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USA to Italy and Return – Covid Documents and Comments

USA to Italy and Return – Covid Documents and Comments

Old Dec 21st, 2021, 03:43 PM
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USA to Italy and Return – Covid Documents and Comments

DH and I recently flew MXP-FRA (Lufthansa) and FRA-SFO (United). I thought it would be helpful to share our experience.
Covid Testing:
A rapid antigen test 24-hours prior to departure from MXP is required to enter the US. Not all pharmacies in Milan do tests and few are open on Sundays. Many of the free testing sites have closed. Testing at MXP was not available. We needed a test on Sunday. Our hotel made an appointment at a private clinic that cost 50 Euro per test. We got a signed document (in English) with our negative test result before we left the clinic and by 9pm we received and electronic copy (in English and Italian) with QR code. We also had protored Binax tests with us in case we couldn't get test appointments or got stuck overnight in Frankfurt.

Check-In MXP:
Although on-line check-in was supposedly available to us, we were never able to upload our required documents and get electronic boarding passes. This was very different than what happened when we departed the US. Twenty-four hours prior to departing the US (on United) we uploaded pdf files of our Covid test results, Covid Vaccination Cards and passports. We were deemed “travel ready” and electronic boarding passes issued. We carried both electronic and paper copies of our test results and vaccination cards.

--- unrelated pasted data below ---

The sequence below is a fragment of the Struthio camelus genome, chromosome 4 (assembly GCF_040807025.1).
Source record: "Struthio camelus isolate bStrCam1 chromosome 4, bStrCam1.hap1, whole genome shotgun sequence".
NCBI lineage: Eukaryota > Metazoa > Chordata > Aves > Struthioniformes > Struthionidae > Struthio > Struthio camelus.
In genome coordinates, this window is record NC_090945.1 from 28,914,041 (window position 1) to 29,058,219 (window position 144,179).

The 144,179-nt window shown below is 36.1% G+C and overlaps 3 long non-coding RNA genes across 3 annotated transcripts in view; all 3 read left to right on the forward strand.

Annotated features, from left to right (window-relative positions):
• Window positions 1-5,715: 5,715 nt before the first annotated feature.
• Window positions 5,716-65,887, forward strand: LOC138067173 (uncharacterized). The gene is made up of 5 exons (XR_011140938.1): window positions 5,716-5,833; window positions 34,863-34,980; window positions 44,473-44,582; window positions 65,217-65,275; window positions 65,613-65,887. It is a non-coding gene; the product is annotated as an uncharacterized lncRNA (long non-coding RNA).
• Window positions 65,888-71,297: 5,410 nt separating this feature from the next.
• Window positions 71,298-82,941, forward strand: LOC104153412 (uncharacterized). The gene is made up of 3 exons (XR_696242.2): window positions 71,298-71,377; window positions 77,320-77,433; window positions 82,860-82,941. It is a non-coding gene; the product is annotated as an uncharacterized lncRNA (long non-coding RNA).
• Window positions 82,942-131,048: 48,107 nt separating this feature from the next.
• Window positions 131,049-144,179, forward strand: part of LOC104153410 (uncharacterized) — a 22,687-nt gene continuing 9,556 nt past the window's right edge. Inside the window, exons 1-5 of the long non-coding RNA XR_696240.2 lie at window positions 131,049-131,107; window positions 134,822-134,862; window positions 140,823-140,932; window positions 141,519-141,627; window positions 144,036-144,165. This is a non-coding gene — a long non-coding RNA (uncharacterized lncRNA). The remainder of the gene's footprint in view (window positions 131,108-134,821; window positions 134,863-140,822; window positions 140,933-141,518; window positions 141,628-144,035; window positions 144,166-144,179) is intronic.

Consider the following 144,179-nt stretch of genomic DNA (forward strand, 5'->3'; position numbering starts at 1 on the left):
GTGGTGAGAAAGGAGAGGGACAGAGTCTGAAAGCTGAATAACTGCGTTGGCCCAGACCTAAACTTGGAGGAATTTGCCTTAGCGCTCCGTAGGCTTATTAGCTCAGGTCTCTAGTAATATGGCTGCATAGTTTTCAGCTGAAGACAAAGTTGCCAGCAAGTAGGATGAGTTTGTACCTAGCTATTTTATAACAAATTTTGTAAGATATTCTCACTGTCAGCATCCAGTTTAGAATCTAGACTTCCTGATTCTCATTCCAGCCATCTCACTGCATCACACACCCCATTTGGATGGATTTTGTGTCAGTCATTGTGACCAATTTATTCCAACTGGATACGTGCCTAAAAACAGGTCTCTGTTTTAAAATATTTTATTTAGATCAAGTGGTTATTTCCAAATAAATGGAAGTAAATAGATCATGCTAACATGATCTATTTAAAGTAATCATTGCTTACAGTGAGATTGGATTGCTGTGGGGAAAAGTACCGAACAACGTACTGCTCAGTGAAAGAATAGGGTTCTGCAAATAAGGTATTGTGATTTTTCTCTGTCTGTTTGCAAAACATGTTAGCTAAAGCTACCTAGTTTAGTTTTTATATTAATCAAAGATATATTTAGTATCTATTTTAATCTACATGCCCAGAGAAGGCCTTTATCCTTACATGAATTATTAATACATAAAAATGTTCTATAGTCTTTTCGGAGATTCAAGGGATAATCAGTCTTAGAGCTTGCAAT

Knowing we'd need to stand in line at the ticket counter at MXP, we arrived 2.5 hours early. As expected, there was a line. The Lufthansa agent wanted the following: Passport, paper copy of Covid test results, paper Covid vaccination cards, and a signed copy of the CDC Attestation Form. We were completely unaware of the need for the CDC form until seeing the requirement while attempting to check-in on-line. Thankfully, there was a link to a pdf of the form and our hotel was able to print it. You can't fill out the form and save it digitally. We were given printed (but not electronic) boarding passes for our two flights.

Transiting FRA:
FRA requires everyone to wear N95 or equivalent masks.

We had just over two hours in FRA. We spent some time wandering and browsing the shops but essentially proceeded directly to our departure gate. We were glad we did. United required that all passengers go through a document check. All the documents we showed in MXP were reviewed again and no electronic copies were accepted. The paper boarding passes were scribbled on and we were deemed “travel ready” with a special little sticker.

Passports and paper boarding passes were reviewed again by the gate agent before the boarding passes were scanned. The flight departed about 30 minutes late, due to “cargo delays” according the the announcement.

In Italy:
We were in Alto Adige, Trentino and Milan. While we were there, these areas were all coded “white zone”, the least restrictive of the four Covid risk categories issued by the Italian government.

A “Green Pass” (proof of vaccination/recovery) was required to enter hotels, restaurants, bars, shops, museums and outdoor Christmas markets. The US CDC Vaccination card is an acceptable alternative. We were asked to show the electronic version of our CDC card everywhere we went except the Christmas market near the Duomo in Milan.

Masks were also required in these locations, on public transportation and everywhere (including walking the streets) in Milan. My unscientific estimate was over 90% compliance.
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Old Dec 21st, 2021, 08:44 PM